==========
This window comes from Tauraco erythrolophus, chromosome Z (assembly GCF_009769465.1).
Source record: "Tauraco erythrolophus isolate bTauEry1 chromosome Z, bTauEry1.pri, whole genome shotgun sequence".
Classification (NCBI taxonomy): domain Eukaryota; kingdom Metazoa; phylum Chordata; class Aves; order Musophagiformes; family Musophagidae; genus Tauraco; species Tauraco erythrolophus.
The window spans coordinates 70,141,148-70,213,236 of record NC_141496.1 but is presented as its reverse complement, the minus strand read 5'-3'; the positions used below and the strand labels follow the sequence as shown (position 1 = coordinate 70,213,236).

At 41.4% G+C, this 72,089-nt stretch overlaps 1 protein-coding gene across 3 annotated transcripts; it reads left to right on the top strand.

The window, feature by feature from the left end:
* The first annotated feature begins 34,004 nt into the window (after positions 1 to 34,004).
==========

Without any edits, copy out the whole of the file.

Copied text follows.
This window comes from Tauraco erythrolophus, chromosome Z (assembly GCF_009769465.1).
Source record: "Tauraco erythrolophus isolate bTauEry1 chromosome Z, bTauEry1.pri, whole genome shotgun sequence".
Classification (NCBI taxonomy): domain Eukaryota; kingdom Metazoa; phylum Chordata; class Aves; order Musophagiformes; family Musophagidae; genus Tauraco; species Tauraco erythrolophus.
The window spans coordinates 70,141,148-70,213,236 of record NC_141496.1 but is presented as its reverse complement, the minus strand read 5'-3'; the positions used below and the strand labels follow the sequence as shown (position 1 = coordinate 70,213,236).

At 41.4% G+C, this 72,089-nt stretch overlaps 1 protein-coding gene across 3 annotated transcripts; it reads left to right on the top strand.

The window, feature by feature from the left end:
* The first annotated feature begins 34,004 nt into the window (after positions 1 to 34,004).